What is a speech-language pathologist?

Speech-language pathologists (SLP), or Speech-language therapists (SLT/SALT) help people with difficulties from the neck up! This includes communicating, eating, and thinking.

The following information and illustrations come from  The Informed SLP

Speech–language pathologists, or SLPs, work with people of all ages, from newborn babies to the very old. We work in schools, hospitals, private clinics, and living rooms—everywhere people need help with communicatingeating, or thinking! It sounds like a lot, but we receive years of specialized training in anatomy and physiology, neuroscience, child development, language, and more.


You may already know that speech therapists can help people talk. But that’s just a tiny piece of communication, and we do it all.

Communicating means getting my thoughts to your brain, then yours to mine. One big piece of communication is language—the words we use and how we combine them to make a message. Language takes many forms, including speech (the sounds coming from your mouth), sign language, and written words or symbols. We work with people who have difficulties with any or all aspects of language, whether they’re learning their first words or re-learning after an injury. When needed, we help people access language through technology too, like iPads, or even computers that can read eye movements or brain signals! ​

​But communication isn’t language alone. It also involves social skills and awareness, gestures, listening and understanding, and more. It’s a complicated process, and there are a lot of places where things can go wrong. And when communication isn’t going smoothly, SLPs can figure out where the breakdowns are occurring and help fix them.

We also help people who want to change something about the way they talk, like working on their speech fluency if they stutter or altering their voice to align with their identity. Sometimes it’s not the person themself who needs to change but something about their environment or social communities, so that everyone is set up for successful communication from the start!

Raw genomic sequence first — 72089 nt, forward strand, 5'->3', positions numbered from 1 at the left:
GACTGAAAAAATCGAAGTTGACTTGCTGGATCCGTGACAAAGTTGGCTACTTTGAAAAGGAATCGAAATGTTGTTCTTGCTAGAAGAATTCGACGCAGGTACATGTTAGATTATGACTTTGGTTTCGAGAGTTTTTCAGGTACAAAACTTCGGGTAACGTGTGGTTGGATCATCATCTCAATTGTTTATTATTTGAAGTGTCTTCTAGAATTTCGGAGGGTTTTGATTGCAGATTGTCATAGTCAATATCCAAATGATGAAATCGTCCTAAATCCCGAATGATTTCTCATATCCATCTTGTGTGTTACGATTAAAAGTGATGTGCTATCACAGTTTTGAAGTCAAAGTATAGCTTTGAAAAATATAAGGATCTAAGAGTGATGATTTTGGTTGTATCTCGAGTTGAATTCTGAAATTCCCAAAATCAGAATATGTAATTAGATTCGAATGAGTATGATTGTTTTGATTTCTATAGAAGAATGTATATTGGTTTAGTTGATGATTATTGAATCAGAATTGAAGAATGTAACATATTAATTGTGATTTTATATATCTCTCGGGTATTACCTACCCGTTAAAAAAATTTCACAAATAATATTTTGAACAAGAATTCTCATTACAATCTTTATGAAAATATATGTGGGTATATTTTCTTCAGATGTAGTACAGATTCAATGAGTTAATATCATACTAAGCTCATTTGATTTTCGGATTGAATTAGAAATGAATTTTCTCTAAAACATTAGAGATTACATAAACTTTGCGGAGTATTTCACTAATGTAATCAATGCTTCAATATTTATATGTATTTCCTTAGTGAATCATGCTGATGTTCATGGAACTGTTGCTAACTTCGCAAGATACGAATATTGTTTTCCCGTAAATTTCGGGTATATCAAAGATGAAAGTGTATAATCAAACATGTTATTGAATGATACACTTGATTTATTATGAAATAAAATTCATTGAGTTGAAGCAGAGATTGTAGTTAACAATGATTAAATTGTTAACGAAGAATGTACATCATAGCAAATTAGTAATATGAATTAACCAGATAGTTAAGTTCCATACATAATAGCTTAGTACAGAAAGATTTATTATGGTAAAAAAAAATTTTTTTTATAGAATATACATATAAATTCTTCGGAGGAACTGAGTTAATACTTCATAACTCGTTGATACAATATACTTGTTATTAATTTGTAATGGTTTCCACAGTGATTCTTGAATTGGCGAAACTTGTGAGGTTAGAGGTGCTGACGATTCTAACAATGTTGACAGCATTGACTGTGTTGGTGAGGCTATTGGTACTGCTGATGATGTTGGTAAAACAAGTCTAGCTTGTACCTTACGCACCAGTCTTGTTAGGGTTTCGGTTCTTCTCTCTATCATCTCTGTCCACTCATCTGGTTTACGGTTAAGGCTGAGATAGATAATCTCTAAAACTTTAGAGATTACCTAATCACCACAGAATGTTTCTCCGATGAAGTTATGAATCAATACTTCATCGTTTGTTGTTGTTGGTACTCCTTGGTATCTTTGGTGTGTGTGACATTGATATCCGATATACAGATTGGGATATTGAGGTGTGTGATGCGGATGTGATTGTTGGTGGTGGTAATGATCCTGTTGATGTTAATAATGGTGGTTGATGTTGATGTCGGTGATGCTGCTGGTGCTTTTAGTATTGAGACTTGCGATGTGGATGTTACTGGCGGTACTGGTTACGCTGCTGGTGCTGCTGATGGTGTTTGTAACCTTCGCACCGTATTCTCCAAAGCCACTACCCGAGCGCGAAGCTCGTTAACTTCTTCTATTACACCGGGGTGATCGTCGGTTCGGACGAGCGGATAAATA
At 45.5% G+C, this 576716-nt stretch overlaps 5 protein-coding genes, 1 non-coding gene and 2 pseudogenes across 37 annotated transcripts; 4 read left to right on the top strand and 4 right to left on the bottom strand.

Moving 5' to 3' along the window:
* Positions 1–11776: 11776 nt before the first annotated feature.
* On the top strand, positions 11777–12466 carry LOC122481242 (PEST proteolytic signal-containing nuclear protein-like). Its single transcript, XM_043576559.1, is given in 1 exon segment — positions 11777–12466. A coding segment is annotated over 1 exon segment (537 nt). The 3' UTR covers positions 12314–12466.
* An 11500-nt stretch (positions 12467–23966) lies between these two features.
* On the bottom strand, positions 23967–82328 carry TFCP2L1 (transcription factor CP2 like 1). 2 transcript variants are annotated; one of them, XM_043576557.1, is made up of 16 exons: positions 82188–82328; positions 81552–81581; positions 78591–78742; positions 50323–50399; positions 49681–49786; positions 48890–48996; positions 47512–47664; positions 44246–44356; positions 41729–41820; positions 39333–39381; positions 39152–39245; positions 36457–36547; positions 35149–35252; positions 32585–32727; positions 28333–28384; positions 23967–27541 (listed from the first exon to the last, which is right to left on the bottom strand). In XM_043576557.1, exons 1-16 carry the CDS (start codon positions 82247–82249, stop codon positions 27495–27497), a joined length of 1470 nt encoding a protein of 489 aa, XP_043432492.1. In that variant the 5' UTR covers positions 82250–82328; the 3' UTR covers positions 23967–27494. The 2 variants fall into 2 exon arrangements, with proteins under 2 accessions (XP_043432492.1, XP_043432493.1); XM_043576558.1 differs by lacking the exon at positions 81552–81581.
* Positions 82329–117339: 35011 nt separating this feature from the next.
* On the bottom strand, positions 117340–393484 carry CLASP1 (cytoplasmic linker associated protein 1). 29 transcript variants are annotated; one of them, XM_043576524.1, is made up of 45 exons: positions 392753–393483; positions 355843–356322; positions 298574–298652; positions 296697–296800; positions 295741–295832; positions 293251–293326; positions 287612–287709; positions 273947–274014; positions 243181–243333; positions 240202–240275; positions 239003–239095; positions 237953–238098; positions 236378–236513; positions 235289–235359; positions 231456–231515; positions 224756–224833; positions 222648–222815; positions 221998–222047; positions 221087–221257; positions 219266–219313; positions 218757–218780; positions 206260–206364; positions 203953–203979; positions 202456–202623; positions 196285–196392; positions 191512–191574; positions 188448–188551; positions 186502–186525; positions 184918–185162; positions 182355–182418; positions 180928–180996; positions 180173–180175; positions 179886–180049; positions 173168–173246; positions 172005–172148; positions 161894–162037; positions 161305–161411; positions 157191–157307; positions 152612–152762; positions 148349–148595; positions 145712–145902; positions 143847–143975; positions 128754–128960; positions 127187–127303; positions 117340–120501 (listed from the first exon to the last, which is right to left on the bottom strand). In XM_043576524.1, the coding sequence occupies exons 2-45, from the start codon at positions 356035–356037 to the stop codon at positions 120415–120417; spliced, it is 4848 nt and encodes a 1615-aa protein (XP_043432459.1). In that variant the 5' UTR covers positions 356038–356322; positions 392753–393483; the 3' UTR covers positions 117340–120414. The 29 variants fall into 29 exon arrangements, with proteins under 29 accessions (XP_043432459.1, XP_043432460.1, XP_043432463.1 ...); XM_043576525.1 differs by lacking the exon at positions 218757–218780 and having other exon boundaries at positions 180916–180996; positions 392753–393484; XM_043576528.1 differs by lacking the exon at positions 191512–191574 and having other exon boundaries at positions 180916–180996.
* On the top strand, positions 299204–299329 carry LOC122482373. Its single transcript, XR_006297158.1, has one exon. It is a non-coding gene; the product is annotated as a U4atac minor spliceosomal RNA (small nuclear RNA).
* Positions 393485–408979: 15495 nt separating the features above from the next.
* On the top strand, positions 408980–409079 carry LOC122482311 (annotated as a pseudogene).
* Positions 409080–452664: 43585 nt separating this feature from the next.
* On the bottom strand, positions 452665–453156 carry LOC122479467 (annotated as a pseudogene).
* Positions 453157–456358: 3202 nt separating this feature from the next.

You might think of eating as a simple process, but just like communication, it’s actually quite complex! People of all ages, from newborns to the elderly, can have mealtime difficulties. SLPs can help people learn to use their mouths to chew, drink, and otherwise get food toward their throats.

We also diagnose and treat swallowing difficulties, so our patients can eat without food going into their lungs or getting stuck along the way. Some of us help children and adults with feeding problems, too—things like physical discomfort during meals, fear of choking, or wanting to eat a wider variety of foods. And for people who eat through a tube, SLPs can find ways to help them feel included during family meals and make a plan for eventually weaning off the tube.​

​More formally known as cognition, thinking is the flow of ideas and thoughts through your mind. It involves connecting some ideas and discarding others. This includes planning, remembering, and organizing ideas, which lead to things like time management and self-control. Sometimes these skills are called executive functioning.
If your thinking is impaired, you might have difficulty communicating, working or studying, living independently, enjoying hobbies, socializing… even eating. These cognitive deficits happen in people of all ages and can be caused by traumatic brain injury, strokes, or degenerative conditions like Alzheimer’s or Parkinson’s disease. SLPs work with people to set goals based on what’s most important in their lives, and then help them learn strategies and skills to achieve those goals.

​Other people seek support from SLPs because of cognitive differences, meaning their brains are just wired differently from what’s “typical.” They might have a diagnosis like ADHD or autism. In these cases, we might work on skills related to self-advocacy—telling others what you need and how you want to be treated. ​


Could you or a loved one benefit from working with an SLP, or want to know more? 

Some of the best places to look are SLPs’ national organizations In South Africa, the USUK, or Australian groups.

You can also find websites dedicated to specific disorders, like developmental language disorder here or here. Childhood apraxia, cleft palate and craniofacial differences here and here. Information about cochlear implants here and here Support for stroke, here, and head injuries, here

Whatever your need, there are usually several great resources online to help you get connected. But importantly, not all websites you find will be high-quality, reputable, and evidence-based. So please find an SLP near you to point you in the right direction!


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